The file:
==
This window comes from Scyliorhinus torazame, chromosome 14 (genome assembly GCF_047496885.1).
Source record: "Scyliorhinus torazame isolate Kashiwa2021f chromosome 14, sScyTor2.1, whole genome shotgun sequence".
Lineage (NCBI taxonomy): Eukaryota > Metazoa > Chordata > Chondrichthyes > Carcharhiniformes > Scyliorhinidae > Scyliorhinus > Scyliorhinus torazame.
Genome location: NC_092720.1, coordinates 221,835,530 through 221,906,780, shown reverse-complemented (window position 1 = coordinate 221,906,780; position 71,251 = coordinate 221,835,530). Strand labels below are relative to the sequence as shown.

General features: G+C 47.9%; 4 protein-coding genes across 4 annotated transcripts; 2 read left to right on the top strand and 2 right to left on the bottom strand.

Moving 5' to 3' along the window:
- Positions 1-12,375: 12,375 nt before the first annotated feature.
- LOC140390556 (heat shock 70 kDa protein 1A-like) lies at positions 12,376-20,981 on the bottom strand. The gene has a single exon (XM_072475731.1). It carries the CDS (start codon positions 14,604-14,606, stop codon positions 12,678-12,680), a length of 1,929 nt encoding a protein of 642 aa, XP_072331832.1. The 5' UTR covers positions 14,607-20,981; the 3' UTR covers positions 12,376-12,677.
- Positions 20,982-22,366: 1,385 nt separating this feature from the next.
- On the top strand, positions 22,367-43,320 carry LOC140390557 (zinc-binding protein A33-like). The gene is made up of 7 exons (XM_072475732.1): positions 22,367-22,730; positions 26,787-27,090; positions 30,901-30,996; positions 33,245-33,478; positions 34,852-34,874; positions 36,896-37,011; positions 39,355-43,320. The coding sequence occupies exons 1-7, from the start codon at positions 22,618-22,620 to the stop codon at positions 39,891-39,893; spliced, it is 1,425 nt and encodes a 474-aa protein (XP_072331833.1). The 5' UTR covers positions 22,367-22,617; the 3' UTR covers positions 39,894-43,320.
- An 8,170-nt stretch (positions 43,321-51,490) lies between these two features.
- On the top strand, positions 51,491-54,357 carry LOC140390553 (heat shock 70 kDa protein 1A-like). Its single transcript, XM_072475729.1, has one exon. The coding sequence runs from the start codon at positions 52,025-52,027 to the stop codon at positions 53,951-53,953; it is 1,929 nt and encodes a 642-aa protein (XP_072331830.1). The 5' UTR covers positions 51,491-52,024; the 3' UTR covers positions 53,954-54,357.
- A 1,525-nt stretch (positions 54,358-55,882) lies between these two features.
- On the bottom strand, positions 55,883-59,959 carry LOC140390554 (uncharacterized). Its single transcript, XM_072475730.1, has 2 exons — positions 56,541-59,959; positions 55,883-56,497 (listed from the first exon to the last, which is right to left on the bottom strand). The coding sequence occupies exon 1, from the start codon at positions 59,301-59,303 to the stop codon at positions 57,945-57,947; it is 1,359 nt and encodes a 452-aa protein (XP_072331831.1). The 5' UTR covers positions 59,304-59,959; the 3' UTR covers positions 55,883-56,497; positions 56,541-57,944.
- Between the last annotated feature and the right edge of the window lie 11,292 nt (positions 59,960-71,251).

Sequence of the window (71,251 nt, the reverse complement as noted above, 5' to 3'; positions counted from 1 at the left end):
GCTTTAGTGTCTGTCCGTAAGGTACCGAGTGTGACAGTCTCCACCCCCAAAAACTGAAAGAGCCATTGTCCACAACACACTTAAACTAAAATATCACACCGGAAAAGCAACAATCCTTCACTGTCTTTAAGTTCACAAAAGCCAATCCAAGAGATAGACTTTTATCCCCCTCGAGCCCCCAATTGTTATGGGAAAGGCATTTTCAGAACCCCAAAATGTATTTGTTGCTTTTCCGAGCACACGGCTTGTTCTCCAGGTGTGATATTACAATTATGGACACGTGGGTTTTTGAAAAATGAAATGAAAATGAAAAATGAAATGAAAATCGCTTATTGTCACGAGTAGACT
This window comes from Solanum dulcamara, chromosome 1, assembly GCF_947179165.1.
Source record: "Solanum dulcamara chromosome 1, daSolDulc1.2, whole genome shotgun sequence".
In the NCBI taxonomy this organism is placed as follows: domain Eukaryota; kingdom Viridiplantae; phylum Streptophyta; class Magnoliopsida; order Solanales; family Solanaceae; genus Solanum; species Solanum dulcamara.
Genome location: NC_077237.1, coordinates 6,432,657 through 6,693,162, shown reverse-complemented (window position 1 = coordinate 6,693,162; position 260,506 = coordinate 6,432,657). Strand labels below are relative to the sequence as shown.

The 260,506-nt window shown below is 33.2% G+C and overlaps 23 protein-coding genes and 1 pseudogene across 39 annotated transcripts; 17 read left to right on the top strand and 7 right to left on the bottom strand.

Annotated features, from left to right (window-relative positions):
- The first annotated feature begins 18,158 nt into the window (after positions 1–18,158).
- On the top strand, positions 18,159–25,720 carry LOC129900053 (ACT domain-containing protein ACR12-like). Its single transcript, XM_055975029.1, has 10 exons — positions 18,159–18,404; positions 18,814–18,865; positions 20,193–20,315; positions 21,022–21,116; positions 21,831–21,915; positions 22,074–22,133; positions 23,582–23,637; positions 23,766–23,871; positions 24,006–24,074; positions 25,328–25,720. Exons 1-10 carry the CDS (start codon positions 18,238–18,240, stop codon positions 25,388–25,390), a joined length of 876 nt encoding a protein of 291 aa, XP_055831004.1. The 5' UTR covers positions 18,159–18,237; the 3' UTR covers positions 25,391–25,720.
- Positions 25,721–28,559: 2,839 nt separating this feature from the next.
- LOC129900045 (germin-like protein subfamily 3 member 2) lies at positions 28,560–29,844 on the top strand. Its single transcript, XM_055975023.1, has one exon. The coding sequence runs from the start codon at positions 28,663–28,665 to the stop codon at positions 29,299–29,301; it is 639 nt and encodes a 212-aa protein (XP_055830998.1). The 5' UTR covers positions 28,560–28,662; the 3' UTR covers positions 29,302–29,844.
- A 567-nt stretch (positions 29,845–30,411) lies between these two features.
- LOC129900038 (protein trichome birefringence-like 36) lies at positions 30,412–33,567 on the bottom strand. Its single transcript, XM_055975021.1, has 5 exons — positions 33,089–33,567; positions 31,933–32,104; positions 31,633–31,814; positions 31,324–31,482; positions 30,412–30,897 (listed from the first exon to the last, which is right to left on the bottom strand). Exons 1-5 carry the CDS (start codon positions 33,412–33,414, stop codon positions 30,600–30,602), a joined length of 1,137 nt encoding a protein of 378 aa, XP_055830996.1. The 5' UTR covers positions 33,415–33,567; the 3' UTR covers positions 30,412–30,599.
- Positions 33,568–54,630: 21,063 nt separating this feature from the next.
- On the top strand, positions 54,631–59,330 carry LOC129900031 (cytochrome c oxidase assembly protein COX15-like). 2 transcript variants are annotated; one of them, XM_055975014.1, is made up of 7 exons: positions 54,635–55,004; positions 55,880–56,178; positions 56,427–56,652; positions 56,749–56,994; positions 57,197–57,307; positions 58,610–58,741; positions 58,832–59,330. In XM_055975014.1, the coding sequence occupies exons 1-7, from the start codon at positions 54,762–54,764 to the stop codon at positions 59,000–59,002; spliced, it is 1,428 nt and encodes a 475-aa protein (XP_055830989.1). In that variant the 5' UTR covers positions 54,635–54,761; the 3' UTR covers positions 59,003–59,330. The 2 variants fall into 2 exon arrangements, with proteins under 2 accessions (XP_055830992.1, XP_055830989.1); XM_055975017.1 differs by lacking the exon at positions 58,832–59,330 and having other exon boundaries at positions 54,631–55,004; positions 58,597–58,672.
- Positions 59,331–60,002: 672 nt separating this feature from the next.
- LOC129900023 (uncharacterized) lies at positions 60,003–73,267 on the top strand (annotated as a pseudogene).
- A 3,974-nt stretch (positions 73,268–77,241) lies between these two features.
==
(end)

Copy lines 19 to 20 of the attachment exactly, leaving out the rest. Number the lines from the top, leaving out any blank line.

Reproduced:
Source record: "Solanum dulcamara chromosome 1, daSolDulc1.2, whole genome shotgun sequence".
In the NCBI taxonomy this organism is placed as follows: domain Eukaryota; kingdom Viridiplantae; phylum Streptophyta; class Magnoliopsida; order Solanales; family Solanaceae; genus Solanum; species Solanum dulcamara.